The Cook County Clerk’s Office said it will still use its normal procedures to process early and absentee voting for the upcoming election after Illinois Attorney General Lisa Madigan recently released an opinion about vote counting. Madigan’s statement, issued Oct. 15, said that ballots collected through early voting and absentee balloting cannot be counted before election polls close at 7 p.m. Nov. 4. Specifically, the opinion said that running the ballots through tabulating equipment is a form of counting. Natalie Bauer, Illinois Attorney General communications director, said the decision was released to clarify election laws because of procedural questions some election officials had asked. Cook County Clerk spokesperson Courtney Greve said the clerk’s office believes its normal process of compiling early ballots complies with the law and Madigan’s opinion.
With less than two weeks until Illinois’ high-stakes elections, an attorney general opinion has some officials rethinking vote-counting procedures in ways that they say could cause big delays in announcing results. Elections officials across the state Thursday were weighing a recent ruling from Attorney General Lisa Madigan, who wrote that state law prohibits vote-counting before the 7 p.m. close of polls Nov. 4, including simple tabulating to facilitate prompt reporting of results later. Depending on how strictly the ruling is interpreted, it could be the wee hours of Nov. 5 before results are reported, including in the up-for-grabs race between Democratic Gov. Pat Quinn and Republican challenger Bruce Rauner. Separately Thursday, in Rock Island County, Republicans filed a lawsuit against the Democratic county clerk alleging that mail-in votes are being opened early and that poll-watchers are prohibited from observing early voting.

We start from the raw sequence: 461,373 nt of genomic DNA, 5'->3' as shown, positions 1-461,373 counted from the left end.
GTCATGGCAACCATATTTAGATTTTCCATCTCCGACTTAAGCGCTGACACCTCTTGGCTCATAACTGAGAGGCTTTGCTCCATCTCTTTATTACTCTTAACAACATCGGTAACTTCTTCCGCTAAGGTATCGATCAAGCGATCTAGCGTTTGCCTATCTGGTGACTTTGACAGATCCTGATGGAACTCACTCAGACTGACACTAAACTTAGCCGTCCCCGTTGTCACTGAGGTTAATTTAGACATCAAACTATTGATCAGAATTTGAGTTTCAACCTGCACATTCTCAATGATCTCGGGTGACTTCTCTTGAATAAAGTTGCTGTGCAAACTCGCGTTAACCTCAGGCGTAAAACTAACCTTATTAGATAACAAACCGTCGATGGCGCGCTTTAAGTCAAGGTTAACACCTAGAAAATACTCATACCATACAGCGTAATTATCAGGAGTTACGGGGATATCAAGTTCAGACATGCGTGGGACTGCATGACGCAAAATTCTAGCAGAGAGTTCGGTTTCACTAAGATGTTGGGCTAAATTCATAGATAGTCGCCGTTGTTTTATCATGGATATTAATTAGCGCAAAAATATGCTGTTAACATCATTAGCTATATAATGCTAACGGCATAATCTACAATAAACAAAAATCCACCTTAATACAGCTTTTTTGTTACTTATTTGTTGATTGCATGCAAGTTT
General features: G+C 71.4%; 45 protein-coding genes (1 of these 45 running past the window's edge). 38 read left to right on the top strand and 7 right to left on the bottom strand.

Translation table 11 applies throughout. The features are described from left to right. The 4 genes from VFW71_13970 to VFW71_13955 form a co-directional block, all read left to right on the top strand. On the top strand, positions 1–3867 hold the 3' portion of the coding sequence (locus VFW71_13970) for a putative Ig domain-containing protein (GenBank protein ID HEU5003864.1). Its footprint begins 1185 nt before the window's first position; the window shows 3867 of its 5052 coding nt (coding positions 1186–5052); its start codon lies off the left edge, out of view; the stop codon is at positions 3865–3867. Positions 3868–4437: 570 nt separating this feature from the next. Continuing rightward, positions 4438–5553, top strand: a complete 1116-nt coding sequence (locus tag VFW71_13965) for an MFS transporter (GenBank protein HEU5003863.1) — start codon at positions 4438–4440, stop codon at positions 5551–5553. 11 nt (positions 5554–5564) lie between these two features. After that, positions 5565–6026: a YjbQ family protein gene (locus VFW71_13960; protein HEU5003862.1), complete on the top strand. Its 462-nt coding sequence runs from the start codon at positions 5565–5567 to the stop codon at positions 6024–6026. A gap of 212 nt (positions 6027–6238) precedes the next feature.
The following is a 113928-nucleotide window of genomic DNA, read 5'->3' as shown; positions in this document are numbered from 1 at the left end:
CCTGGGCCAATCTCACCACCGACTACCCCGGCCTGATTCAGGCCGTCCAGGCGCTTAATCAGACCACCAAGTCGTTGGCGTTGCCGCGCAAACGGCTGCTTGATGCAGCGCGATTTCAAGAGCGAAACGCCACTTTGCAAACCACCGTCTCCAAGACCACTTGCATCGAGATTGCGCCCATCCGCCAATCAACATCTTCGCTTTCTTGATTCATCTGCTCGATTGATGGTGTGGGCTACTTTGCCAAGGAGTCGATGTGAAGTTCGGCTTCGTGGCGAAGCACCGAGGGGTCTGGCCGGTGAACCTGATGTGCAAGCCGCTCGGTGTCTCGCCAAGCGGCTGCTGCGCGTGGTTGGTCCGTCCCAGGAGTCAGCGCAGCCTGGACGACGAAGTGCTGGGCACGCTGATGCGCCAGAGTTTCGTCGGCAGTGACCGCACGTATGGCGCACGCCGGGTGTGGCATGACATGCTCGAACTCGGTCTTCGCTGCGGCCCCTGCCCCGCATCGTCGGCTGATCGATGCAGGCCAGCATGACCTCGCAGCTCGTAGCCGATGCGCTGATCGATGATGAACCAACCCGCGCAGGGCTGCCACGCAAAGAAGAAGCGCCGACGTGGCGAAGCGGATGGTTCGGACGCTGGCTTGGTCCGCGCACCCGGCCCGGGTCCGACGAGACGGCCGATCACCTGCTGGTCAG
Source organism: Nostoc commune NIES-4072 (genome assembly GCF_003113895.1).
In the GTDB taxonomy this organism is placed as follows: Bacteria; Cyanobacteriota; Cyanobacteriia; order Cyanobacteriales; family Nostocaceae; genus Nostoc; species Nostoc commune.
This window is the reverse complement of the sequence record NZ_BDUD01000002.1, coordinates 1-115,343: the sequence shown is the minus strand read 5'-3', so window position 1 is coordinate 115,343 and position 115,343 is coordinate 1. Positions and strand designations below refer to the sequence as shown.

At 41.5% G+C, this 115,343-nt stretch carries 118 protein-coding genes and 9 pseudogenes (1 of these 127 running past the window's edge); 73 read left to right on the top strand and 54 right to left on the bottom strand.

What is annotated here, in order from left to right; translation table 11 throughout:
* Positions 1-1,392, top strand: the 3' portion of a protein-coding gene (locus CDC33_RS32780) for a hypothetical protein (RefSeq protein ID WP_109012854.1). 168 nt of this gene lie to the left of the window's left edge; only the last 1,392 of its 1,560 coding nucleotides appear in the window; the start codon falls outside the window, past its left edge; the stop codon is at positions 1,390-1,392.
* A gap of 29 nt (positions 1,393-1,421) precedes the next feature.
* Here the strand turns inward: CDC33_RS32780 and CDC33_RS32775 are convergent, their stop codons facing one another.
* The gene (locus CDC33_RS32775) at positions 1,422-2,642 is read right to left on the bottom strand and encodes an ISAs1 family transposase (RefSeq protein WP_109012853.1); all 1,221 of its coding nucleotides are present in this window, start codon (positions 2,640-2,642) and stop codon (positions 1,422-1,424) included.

Illinois Attorney General Lisa Madigan’s office is taking up a complaint filed by the Libertarian Party candidate that voter intimidation tactics were used by Republicans in an attempt to kick the party off the ballot. The allegation includes a gun-toting private investigator that paid house visits to verify petitions. The AG’s office confirmed a verbal complaint was made with the public integrity unit. The office is looking into the matter, a spokeswoman said. Early & Often columnist Dan Mihalopoulos was the first to report that private investigators were armed with guns while working for the Republican effort to remove the Libertarians from the November ballot.
Illinois Attorney General Lisa Madigan’s office will drop its defense of a controversial plan to take election-running powers from the Lake County clerk and create a new government commission instead. A lower court had previously struck down part of a law that would create the new government, and Madigan’s office appealed to the Illinois Supreme Court because the attorney general is responsible for defending state laws. Madigan spokeswoman Natalie Bauer said Thursday the office would drop that appeal.